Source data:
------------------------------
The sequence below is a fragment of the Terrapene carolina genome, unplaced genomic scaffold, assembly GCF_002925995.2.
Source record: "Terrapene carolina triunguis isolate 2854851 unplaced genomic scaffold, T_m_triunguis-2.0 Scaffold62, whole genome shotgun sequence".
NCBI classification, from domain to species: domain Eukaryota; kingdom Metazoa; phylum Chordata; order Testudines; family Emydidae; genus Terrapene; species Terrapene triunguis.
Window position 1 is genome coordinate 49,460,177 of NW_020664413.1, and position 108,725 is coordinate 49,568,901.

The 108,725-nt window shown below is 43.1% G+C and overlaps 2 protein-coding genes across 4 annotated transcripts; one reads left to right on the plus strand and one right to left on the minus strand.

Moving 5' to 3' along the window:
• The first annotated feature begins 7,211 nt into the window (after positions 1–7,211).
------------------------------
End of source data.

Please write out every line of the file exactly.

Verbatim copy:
The sequence below is a fragment of the Terrapene carolina genome, unplaced genomic scaffold, assembly GCF_002925995.2.
Source record: "Terrapene carolina triunguis isolate 2854851 unplaced genomic scaffold, T_m_triunguis-2.0 Scaffold62, whole genome shotgun sequence".
NCBI classification, from domain to species: domain Eukaryota; kingdom Metazoa; phylum Chordata; order Testudines; family Emydidae; genus Terrapene; species Terrapene triunguis.
Window position 1 is genome coordinate 49,460,177 of NW_020664413.1, and position 108,725 is coordinate 49,568,901.

The 108,725-nt window shown below is 43.1% G+C and overlaps 2 protein-coding genes across 4 annotated transcripts; one reads left to right on the plus strand and one right to left on the minus strand.

Moving 5' to 3' along the window:
• The first annotated feature begins 7,211 nt into the window (after positions 1–7,211).